Compiling the Linux kernel
Unpacking the source
After you have downloaded the kernel, you will need to un-tar it. Move to /usr/src. Check out what directories you have in there. The usual structure would be that there will be a directory named after the kernel version number and there will be a symlink named linux that will point to this directory. If you find some older kernel under a directory linux here then you should move it to some other name before you extract the new kernel here.
SuSE puts the kernel source in linux-2.2.14-SuSE and also puts in a symlink which points to this kernel directory. General convention is that the linux symlink should point to the kernel that you are currently compiling. Most of the patches will look for your kernel in /usr/src/linux so this link should be in place.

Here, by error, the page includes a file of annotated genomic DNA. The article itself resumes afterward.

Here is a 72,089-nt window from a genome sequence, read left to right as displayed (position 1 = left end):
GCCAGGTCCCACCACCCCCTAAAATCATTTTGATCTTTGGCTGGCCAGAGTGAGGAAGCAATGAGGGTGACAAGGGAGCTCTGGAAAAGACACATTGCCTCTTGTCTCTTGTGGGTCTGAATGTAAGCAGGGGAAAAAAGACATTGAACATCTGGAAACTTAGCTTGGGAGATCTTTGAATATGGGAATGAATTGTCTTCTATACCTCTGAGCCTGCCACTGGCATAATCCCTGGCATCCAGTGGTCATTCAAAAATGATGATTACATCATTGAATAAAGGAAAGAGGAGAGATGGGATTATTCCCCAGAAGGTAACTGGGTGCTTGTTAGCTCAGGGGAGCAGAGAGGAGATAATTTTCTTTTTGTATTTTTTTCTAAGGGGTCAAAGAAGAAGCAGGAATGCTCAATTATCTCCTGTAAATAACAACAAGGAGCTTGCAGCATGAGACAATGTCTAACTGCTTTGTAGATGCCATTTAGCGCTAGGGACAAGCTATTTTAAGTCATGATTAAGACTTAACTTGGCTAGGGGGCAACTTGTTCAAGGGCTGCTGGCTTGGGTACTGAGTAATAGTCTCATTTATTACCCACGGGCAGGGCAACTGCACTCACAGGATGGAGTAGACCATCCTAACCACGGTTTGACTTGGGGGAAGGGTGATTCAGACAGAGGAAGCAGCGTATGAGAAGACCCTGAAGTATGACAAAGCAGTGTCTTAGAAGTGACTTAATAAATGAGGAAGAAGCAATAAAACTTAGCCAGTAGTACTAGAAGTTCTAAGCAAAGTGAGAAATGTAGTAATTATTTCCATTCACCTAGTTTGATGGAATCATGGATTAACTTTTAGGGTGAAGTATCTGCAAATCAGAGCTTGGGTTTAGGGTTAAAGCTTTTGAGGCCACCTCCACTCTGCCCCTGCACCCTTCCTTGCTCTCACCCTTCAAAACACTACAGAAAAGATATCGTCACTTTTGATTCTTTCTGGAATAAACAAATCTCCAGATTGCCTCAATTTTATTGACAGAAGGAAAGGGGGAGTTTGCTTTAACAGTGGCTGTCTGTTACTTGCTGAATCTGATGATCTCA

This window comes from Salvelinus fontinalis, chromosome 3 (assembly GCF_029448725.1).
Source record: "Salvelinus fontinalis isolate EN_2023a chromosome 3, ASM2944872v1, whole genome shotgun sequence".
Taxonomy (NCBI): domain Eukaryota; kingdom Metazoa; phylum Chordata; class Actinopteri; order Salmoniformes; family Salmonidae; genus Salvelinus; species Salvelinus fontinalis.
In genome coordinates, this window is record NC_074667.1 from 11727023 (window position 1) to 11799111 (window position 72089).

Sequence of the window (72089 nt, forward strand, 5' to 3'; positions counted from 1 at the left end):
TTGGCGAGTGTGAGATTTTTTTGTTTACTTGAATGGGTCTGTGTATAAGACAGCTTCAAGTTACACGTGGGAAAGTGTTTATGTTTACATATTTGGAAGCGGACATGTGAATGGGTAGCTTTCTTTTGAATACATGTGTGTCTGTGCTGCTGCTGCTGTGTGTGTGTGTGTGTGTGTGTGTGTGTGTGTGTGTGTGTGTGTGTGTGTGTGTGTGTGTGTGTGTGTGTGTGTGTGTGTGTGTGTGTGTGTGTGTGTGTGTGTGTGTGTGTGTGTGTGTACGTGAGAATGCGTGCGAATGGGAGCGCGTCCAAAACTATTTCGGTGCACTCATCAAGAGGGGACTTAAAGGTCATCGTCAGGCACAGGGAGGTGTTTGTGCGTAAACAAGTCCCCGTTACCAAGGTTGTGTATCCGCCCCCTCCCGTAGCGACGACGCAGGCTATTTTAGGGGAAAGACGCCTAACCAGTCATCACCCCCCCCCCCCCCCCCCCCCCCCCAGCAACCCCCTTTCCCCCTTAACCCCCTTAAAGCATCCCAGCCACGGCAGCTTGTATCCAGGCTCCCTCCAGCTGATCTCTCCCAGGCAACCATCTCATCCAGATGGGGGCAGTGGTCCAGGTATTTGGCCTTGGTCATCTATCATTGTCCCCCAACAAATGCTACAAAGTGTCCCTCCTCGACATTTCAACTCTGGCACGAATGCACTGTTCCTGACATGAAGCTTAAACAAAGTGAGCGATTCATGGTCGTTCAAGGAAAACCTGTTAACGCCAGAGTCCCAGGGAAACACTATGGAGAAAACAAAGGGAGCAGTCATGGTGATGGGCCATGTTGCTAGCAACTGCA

Now to un-compress the kernel. You should be in /usr/src. You will have to be root to compile the new kernel.
If it's a tar.gz file
tar zxvf linux-2.2.16.tar.gz
gzip -dc linux-2.2.16.tar.gz | tar xvf -
For bzip'ed file
tar xIvf linux-2.2.16.tar.bz2
bzip2 -dc linux-2.2.16.tar.bz2 | tar xvf -
This should create a directory named 'linux' in here containing the new kernel. You might want to move this to a new directory the reflects the Linux kernel version and set up a symlink named 'linux' to point to this new directory.
mv linux linux-2.2.16
ln -s linux-2.2.16 linux
Now move into this directory. The first thing you need to do is to create a configuration to use for the kernel compile. Run the following command
to do that.
This will bring up a menu based configuration interface. This requires ncurses to be installed.
If you're in X then you can use 'make xconfig' to use a GUI interface to do the same. You will need tcl installed for this.